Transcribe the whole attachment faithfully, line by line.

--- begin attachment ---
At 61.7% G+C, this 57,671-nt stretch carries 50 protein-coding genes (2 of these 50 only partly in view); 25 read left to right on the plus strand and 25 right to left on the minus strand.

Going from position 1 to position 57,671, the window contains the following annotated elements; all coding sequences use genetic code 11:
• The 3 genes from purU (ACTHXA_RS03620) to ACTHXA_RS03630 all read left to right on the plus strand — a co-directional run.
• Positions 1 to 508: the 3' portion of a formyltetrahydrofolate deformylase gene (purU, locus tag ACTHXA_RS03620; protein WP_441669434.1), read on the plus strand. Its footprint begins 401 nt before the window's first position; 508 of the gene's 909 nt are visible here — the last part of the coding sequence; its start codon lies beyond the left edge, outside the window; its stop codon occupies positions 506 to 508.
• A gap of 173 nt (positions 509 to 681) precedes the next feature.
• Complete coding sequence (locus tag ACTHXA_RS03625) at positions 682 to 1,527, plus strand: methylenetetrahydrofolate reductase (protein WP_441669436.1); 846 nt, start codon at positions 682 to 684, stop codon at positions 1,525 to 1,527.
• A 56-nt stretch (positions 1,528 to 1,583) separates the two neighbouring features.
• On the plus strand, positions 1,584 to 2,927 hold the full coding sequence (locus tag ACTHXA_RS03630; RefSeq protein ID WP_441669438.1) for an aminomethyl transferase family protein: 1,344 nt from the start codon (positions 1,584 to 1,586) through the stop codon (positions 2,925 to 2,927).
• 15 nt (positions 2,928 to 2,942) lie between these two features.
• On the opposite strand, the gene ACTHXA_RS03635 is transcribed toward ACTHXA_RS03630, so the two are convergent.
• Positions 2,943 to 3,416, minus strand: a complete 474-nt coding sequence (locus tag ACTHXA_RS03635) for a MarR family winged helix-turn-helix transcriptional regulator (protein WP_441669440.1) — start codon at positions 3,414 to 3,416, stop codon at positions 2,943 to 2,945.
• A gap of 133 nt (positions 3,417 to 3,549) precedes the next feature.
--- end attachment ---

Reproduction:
At 61.7% G+C, this 57,671-nt stretch carries 50 protein-coding genes (2 of these 50 only partly in view); 25 read left to right on the plus strand and 25 right to left on the minus strand.

Going from position 1 to position 57,671, the window contains the following annotated elements; all coding sequences use genetic code 11:
• The 3 genes from purU (ACTHXA_RS03620) to ACTHXA_RS03630 all read left to right on the plus strand — a co-directional run.
• Positions 1 to 508: the 3' portion of a formyltetrahydrofolate deformylase gene (purU, locus tag ACTHXA_RS03620; protein WP_441669434.1), read on the plus strand. Its footprint begins 401 nt before the window's first position; 508 of the gene's 909 nt are visible here — the last part of the coding sequence; its start codon lies beyond the left edge, outside the window; its stop codon occupies positions 506 to 508.
• A gap of 173 nt (positions 509 to 681) precedes the next feature.
• Complete coding sequence (locus tag ACTHXA_RS03625) at positions 682 to 1,527, plus strand: methylenetetrahydrofolate reductase (protein WP_441669436.1); 846 nt, start codon at positions 682 to 684, stop codon at positions 1,525 to 1,527.
• A 56-nt stretch (positions 1,528 to 1,583) separates the two neighbouring features.
• On the plus strand, positions 1,584 to 2,927 hold the full coding sequence (locus tag ACTHXA_RS03630; RefSeq protein ID WP_441669438.1) for an aminomethyl transferase family protein: 1,344 nt from the start codon (positions 1,584 to 1,586) through the stop codon (positions 2,925 to 2,927).
• 15 nt (positions 2,928 to 2,942) lie between these two features.
• On the opposite strand, the gene ACTHXA_RS03635 is transcribed toward ACTHXA_RS03630, so the two are convergent.
• Positions 2,943 to 3,416, minus strand: a complete 474-nt coding sequence (locus tag ACTHXA_RS03635) for a MarR family winged helix-turn-helix transcriptional regulator (protein WP_441669440.1) — start codon at positions 3,414 to 3,416, stop codon at positions 2,943 to 2,945.
• A gap of 133 nt (positions 3,417 to 3,549) precedes the next feature.